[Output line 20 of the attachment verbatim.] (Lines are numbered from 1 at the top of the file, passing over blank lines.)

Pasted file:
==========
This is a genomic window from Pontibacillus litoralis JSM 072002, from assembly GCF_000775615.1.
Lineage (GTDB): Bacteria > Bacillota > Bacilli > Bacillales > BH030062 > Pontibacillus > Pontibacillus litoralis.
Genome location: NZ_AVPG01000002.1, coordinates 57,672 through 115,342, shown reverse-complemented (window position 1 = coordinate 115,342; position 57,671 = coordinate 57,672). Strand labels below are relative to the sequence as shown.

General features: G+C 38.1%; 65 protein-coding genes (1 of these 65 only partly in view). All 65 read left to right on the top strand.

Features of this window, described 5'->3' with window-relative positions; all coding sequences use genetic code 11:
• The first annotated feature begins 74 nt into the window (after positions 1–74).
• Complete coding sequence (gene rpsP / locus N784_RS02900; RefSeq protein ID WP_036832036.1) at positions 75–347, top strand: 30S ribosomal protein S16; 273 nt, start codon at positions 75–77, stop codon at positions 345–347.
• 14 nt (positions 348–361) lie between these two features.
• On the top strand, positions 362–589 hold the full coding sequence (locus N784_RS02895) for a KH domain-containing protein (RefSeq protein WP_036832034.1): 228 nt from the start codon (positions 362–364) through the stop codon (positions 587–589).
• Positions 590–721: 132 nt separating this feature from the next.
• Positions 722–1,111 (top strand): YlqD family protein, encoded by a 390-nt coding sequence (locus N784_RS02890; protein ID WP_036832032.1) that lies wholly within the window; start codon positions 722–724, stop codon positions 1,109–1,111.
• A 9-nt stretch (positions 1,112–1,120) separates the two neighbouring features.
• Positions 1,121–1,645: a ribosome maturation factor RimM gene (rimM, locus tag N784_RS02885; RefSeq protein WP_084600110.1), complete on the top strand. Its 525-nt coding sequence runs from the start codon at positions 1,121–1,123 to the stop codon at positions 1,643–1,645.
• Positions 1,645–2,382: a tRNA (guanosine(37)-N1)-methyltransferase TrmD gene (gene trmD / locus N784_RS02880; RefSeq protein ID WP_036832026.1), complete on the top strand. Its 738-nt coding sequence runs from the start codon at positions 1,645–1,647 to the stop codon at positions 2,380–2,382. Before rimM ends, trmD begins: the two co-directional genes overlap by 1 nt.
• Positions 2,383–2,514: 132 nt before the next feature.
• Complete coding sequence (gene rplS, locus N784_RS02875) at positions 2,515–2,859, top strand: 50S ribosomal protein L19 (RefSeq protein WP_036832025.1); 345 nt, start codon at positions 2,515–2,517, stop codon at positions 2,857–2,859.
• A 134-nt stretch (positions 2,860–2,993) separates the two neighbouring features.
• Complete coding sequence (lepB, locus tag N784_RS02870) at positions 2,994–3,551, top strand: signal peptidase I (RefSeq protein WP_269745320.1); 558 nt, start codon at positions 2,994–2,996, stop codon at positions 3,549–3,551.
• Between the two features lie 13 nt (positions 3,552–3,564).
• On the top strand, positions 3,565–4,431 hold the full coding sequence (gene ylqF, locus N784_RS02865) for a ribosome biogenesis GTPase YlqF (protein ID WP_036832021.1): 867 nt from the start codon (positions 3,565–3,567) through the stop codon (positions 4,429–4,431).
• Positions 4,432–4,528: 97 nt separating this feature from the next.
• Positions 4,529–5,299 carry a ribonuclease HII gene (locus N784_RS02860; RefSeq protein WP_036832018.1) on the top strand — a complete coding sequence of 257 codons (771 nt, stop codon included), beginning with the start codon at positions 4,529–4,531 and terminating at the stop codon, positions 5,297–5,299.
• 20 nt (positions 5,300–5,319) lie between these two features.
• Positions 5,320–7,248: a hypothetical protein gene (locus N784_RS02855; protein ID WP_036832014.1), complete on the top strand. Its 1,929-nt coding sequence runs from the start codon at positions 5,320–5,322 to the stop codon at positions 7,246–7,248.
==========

• On the top strand, positions 3,565–4,431 hold the full coding sequence (gene ylqF, locus N784_RS02865) for a ribosome biogenesis GTPase YlqF (protein ID WP_036832021.1): 867 nt from the start codon (positions 3,565–3,567) through the stop codon (positions 4,429–4,431).